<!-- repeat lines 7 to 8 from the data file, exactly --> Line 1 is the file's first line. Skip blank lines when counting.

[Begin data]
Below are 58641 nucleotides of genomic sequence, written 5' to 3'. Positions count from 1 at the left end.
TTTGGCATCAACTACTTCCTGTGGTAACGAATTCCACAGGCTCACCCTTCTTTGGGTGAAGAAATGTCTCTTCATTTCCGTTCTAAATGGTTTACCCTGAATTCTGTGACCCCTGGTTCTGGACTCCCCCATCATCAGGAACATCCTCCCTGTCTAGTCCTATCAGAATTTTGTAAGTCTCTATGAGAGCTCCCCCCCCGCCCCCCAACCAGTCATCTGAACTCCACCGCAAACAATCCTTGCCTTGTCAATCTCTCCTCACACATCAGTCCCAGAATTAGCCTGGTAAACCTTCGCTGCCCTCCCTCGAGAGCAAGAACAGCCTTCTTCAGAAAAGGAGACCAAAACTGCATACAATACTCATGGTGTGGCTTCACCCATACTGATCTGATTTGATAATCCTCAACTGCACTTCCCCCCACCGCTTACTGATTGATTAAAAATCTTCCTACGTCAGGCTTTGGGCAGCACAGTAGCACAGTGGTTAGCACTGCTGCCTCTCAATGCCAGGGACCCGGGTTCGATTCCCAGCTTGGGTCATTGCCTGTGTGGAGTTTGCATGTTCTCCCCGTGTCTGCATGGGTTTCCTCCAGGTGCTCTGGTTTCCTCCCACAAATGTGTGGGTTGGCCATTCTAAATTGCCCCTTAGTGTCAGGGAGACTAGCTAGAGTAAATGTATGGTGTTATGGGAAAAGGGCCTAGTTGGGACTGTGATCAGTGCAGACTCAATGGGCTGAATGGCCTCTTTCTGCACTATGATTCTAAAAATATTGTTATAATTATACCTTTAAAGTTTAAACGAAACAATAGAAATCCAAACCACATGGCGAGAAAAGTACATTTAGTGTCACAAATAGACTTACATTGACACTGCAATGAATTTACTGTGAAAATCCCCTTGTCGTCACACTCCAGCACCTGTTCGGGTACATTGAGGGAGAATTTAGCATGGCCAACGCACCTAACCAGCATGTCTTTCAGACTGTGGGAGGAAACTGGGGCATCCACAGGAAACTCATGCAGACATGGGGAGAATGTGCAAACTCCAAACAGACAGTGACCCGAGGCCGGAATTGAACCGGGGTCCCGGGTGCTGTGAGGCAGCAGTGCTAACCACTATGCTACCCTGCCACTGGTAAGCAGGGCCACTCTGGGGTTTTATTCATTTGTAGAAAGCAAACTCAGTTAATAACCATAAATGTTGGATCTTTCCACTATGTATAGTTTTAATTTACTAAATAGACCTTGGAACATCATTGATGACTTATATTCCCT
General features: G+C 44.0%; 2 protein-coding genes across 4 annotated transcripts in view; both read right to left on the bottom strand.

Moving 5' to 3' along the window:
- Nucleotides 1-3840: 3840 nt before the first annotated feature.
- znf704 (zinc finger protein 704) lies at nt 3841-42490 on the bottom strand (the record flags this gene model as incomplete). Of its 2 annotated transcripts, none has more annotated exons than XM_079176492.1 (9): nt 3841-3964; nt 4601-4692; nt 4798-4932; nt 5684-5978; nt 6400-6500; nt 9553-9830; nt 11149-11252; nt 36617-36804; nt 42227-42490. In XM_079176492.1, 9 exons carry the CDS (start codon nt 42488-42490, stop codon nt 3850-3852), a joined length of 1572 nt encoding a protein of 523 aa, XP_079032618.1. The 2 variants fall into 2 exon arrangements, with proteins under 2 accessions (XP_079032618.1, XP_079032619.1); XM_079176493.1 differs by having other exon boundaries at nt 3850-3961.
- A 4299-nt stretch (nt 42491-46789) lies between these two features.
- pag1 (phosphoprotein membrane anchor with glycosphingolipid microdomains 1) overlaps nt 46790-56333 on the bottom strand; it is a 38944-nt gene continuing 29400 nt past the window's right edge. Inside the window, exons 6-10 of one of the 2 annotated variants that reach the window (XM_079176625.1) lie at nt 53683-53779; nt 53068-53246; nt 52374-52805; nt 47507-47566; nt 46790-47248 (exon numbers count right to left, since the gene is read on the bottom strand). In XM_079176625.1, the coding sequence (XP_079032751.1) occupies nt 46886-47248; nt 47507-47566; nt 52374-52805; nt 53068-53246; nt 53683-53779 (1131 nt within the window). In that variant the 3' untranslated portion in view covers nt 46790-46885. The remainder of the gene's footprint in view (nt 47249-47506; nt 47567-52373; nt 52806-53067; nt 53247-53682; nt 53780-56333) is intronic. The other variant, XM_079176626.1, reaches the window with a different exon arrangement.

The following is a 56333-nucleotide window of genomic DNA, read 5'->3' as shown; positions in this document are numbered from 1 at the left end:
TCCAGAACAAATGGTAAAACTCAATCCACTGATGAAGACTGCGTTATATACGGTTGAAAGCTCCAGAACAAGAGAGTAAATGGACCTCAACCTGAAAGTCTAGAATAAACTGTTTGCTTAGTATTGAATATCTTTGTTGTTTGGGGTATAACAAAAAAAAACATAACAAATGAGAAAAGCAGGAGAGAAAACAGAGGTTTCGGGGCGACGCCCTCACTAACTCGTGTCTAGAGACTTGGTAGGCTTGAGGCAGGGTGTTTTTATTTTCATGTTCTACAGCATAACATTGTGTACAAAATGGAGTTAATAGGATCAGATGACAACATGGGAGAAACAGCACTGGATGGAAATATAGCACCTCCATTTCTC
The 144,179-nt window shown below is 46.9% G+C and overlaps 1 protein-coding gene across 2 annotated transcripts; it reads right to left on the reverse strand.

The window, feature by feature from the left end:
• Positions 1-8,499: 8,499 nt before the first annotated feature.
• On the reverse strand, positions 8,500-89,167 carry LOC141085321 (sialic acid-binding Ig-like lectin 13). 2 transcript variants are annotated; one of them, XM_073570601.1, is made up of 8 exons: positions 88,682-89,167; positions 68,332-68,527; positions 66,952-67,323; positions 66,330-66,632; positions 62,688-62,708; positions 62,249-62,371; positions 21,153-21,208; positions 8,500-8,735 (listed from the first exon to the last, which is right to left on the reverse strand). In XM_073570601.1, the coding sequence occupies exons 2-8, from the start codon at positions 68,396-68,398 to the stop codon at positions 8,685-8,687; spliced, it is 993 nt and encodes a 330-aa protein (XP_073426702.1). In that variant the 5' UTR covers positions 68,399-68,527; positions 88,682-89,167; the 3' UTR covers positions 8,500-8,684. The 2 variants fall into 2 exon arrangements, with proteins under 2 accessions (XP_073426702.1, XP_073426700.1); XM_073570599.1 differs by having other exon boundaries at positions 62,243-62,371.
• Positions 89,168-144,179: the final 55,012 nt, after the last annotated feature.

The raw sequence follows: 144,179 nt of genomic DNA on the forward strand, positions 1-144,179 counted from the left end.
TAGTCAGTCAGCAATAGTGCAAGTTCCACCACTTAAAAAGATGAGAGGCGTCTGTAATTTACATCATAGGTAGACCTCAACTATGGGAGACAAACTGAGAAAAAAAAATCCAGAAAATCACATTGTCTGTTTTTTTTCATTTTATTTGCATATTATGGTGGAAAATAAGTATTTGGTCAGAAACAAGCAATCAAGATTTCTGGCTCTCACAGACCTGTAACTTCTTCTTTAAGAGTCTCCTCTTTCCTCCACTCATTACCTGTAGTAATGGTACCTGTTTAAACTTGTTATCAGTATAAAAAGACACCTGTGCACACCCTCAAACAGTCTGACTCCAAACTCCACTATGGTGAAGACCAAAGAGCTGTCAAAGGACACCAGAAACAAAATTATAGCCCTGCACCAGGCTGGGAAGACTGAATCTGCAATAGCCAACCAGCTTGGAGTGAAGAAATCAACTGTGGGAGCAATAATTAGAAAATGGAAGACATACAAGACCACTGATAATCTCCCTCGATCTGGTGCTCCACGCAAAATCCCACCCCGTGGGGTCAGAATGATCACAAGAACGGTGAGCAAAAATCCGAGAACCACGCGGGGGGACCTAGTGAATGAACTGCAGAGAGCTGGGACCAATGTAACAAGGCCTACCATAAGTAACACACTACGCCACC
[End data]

- A 4299-nt stretch (nt 42491-46789) lies between these two features.
- pag1 (phosphoprotein membrane anchor with glycosphingolipid microdomains 1) overlaps nt 46790-56333 on the bottom strand; it is a 38944-nt gene continuing 29400 nt past the window's right edge. Inside the window, exons 6-10 of one of the 2 annotated variants that reach the window (XM_079176625.1) lie at nt 53683-53779; nt 53068-53246; nt 52374-52805; nt 47507-47566; nt 46790-47248 (exon numbers count right to left, since the gene is read on the bottom strand). In XM_079176625.1, the coding sequence (XP_079032751.1) occupies nt 46886-47248; nt 47507-47566; nt 52374-52805; nt 53068-53246; nt 53683-53779 (1131 nt within the window). In that variant the 3' untranslated portion in view covers nt 46790-46885. The remainder of the gene's footprint in view (nt 47249-47506; nt 47567-52373; nt 52806-53067; nt 53247-53682; nt 53780-56333) is intronic. The other variant, XM_079176626.1, reaches the window with a different exon arrangement.